Get Fit In 4 Weeks Ep. 4 | Recovering & Tapering For A Big Event
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Get Fit In 4 Weeks Ep. 4 | Recovering & Tapering For A Big Event

October 19, 2019

– Welcome back to the final installment of our Get Fit In 4 Weeks. By now, you should be
feeling a little fitter, faster, and more in
control of your cycling. – Although I can imagine that you might be feeling
a little bit tired as well. – Yes, and that’s what
this week is all about, freshening up a little, and
then testing your improvements with a fitness test, or a big event maybe. (“Marches” by Tigerblood Jewel) You’ve overloaded your
system now for three weeks. And now is the time to reward yourself by reducing the volume, the frequency, and intensity of some of your sessions. A little freshness will
start to return to your legs. – Yeah, and this is
actually then that fitness that you’ve worked so
hard for coming through because your body is now
adapting to the stress that you’ve been placing it under. – Now, I said earlier in this series that rest is best. But to simply take the entire week off is not gonna deliver you the best results on your event or test day. – No, you still need
to stimulate your body with some short, sharp sessions
just to help sharpen up, ready for that test at
the end of the week. – This period is also known as a taper. And to find what works best for you can take a little bit of practice. (“Straight Out The
Basement 3” by Axel Ljung) I’ve referred to testing a few times around this series. And whilst you may have only been training to improve your on-the-bike fitness, why not go out and test, and see how much you have really progressed? – Yeah, now the preparation
for this kind of begins two days before by taking
your final rest day. Now that kind of takes care of itself, provided you don’t spend your
entire rest day eating cake. (chuckles) – Well, that’s now out of the
way, onto the pretest ride. Your pretest ride, or what I used to do the day before a race. This one is all about waking up your body, getting rid of those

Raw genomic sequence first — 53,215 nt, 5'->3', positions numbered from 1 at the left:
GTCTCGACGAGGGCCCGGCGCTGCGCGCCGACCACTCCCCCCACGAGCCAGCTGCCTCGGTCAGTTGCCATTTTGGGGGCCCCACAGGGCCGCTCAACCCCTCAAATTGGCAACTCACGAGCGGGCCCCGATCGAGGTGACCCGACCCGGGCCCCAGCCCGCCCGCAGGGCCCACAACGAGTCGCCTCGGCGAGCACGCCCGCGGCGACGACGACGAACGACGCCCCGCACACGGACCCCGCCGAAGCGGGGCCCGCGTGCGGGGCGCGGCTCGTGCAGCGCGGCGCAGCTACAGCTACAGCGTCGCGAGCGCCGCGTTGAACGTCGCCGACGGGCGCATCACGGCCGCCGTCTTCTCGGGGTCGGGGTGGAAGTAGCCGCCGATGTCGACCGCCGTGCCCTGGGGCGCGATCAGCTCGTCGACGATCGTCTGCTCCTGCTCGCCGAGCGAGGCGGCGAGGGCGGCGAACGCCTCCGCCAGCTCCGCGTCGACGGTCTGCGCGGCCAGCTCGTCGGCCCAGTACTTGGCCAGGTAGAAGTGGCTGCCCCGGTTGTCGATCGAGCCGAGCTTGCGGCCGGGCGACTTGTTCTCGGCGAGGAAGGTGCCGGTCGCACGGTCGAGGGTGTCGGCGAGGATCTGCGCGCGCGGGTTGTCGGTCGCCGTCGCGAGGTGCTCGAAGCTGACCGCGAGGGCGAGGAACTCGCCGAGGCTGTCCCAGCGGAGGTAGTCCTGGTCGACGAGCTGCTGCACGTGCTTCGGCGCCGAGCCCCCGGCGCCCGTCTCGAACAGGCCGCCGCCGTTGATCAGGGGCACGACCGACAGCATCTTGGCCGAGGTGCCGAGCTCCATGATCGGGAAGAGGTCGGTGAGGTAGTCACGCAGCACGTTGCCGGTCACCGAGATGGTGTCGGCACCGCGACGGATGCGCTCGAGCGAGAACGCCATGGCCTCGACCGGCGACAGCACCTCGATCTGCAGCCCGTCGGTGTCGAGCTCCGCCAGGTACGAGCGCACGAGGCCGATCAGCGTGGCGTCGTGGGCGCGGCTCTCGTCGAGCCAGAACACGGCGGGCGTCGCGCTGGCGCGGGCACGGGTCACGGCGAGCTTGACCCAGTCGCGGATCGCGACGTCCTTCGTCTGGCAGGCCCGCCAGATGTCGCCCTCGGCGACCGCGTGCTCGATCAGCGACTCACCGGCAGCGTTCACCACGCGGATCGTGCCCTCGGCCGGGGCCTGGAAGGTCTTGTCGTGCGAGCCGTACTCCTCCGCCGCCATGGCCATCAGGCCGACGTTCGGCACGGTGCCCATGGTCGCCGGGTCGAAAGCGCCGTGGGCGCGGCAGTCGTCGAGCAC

tired legs and activating everything before the test tomorrow. – Yeah, it needs to be just hard enough that you activate those energy systems, and stimulate your muscles, and get your body prepared
for what’s to come. – I would recommend a
really good, progressive 20 minute ramping up, in your warm up, before completing two times six minutes of uncomfortable, but not maximal efforts. – Now, so if you’ve got a power meter, then you want to be looking
at about 95% of your FTP. And then, in between those
two sets of six minutes, you wanna be spinning very
gently for about 10 minutes. – Yes, if this isn’t enough, which it could well be, but
depending on what your weeks have been like, it may not be, allow yourself one to two minutes of really high cadence drills. I recommend a cadence of 100 to 110. You could go higher if you
felt that way inclined. This will really, really help to shake off and loosen those tired legs. – Then it just goes to
spinning home gently, and following those post-ride routines that Chris outlined earlier in the series with a particular focus on fueling, on stretching, and then
of course, on resting. – Yeah, I like a bit of rest though. – And we’re gonna film that bit now. – Yeah, shall we, quick sleep somewhere? (“Parallax” by Luwaks) – [Simon] Start the day as any other. That has worked well so far,
so don’t change your routine on the most important day
of the entire schedule. Just like your pre-event session, it’s important to include a very thorough, progressive warm-up of around 20 minutes. Work up to an intense speed
close to what you can maintain for an hour, and the spin gently for five to 10 minutes. If you’re at an event, make your way to the line, and enjoy it. You have worked hard to be there. – If you’re about to go
out and test yourself, make sure you follow the same protocol as you did on the previous test. Whilst wind direction can make
a difference to your time, be sure to compare your
notes from the previous test. Make sure record how you
feel, what the weather was, and any other factors that you feel could have changed your performance. Well alright then, let’s go. (“Marches” by Tigerblood Jewel) If you have a power meter, or a smart trainer, it